The tentacles from California's electricity crisis are beginning to extend well beyond the immediate tussle over the cost and availability of power.
Indeed, rolling blackouts are starting to shift broad social and political attitudes about population growth, faith in government, and the future of life in the Golden State.
"This is turning into one of those issues that has the potential to really reshape the entire political landscape here," says Mark Baldasare of the Public Policy Institute of California (PPIC) in San Francisco.
Some reshaping is already under way. California's booming population growth, a perennial issue, is now seen by more and more in the state as a major component of the electricity shortage.
Furthermore, residents are becoming pessimistic not only about their current elected officials, but about the state government's ability to plan and build for the future, says Mr. Baldasare.
The implications of this could include citizen-backed ballot initiatives addressing the electricity crisis, growing voter disaffection with the main political parties and receptivity to independent candidates for state office, and a backlash against population growth.
State residents have in the past reacted strongly when perceiving a connection between population growth and economic trouble. State voters, for instance, approved a strong anti-immigration measure in 1994, which, though later gutted by the courts, was born in part by frustration over the state's economic downturn in the early 1990s.
Some groups critical of US immigration policy are trying to capitalize on the energy crisis as an indication that the population is growing faster than society can accommodate. The Diversity Alliance for a Sustainable America in Oakland, Calif., is planning an advertising campaign this week that links the two issues.
"We believe that rapid population growth is the main cause for the electricity crisis, and uncontrolled immigration is the main cause of that rapid population expansion," says Yeh Ling-Ling, director of the Diversity Alliance.
A new PPIC survey released today shows that Californians increasingly view the electricity crisis as "a harbinger of other growth-related problems," says Baldasare. The survey finds that 3 out of 4 Californians see a linkage between the state's rising population and the power shortage. Further, half the state's population now see the state's growth of 4 million people over the past decade as a "bad thing."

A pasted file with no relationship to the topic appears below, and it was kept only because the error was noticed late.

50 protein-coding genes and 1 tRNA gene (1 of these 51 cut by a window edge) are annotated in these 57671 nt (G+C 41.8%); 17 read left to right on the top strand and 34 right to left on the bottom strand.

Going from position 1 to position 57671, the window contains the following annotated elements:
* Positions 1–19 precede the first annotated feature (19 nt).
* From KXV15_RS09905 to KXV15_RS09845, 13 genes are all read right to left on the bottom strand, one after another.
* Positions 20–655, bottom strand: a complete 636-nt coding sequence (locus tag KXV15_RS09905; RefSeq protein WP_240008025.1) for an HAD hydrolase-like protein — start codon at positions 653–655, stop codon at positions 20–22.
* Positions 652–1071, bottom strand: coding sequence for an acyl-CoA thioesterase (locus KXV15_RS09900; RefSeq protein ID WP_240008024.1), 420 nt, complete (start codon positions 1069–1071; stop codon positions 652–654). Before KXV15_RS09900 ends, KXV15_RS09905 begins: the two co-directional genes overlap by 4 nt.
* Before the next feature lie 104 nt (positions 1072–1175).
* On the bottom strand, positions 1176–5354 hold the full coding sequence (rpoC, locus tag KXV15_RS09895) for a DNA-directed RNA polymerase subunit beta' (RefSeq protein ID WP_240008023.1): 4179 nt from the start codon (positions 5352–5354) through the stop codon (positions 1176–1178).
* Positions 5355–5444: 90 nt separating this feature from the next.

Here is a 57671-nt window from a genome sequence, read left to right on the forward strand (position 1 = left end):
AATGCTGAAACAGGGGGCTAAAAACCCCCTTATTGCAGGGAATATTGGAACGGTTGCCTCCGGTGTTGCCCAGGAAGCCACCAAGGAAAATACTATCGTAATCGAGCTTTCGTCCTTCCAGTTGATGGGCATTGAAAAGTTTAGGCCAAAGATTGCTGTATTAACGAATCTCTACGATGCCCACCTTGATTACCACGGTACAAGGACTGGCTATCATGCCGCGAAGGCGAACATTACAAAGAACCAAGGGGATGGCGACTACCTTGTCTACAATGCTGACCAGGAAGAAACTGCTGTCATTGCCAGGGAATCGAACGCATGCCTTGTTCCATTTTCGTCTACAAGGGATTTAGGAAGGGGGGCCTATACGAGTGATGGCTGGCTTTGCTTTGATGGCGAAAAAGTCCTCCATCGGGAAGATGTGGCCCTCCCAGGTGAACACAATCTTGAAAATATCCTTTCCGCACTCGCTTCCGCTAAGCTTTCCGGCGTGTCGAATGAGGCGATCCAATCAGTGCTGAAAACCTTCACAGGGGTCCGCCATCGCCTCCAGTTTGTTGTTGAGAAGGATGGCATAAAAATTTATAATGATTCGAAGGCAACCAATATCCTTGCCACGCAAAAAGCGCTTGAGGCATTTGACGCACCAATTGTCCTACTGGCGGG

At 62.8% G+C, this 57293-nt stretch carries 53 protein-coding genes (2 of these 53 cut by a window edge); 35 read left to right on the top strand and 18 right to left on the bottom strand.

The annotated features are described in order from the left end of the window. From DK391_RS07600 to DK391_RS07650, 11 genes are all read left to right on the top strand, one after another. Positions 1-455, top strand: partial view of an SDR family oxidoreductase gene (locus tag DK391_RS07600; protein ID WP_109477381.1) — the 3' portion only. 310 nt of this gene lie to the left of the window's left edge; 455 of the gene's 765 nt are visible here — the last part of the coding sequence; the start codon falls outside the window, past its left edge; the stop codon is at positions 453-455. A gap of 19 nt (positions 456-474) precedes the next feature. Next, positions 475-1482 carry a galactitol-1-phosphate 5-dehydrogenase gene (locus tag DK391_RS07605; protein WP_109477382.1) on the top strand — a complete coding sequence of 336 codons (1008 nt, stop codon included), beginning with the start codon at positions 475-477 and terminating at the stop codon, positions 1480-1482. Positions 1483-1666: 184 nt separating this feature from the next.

With President Bush pushing a controversial new national energy policy and Californians grappling with electricity outages, energy has become the No. 1 issue here. That's a switch. For the past two years, education has been Californians' main concern and was the foundation of Democratic Gov. Gray Davis's campaign for office. Since January, electricity has slowly elbowed it aside.
Electricity has also dragged population growth up the public agenda to the point where it, too, outranks education, and even the economy, on the state's worry list.
And the electricity crisis is clearly affecting political fortunes.
Governor Davis, not too long ago seen as a viable Democratic presidential candidate in 2004, is now struggling in his own state. Early in his tenure, Davis racked up some of the strongest job-approval ratings of any governor in recent history. In January, for instance, 63 percent of residents said they approved of the way he was doing his job.
Now, according the latest PPIC data, Davis's approval rating has slumped to 46 percent.
Increasingly, Davis has sought to turn public ire for the crisis toward out-of-state power generators, who he says are gouging the state by charging unfair prices, and toward the Bush administration, which he blames for not capping those unfair wholesale rates.
Californians seem to have decided that neither their governor nor their president is dealing with the electricity crisis well.
Asked specifically about each leader's handling of the crisis, Californians gave a 60 percent disapproval rating to Davis's performance, and 56 percent gave Bush a thumbs down.
Individual politicians aside, 67 percent of those polled say they have lost confidence in the state's ability to plan ahead. "This crisis has been crippling to the state's confidence," says Baldasare.
(c) Copyright 2001. The Christian Science Monitor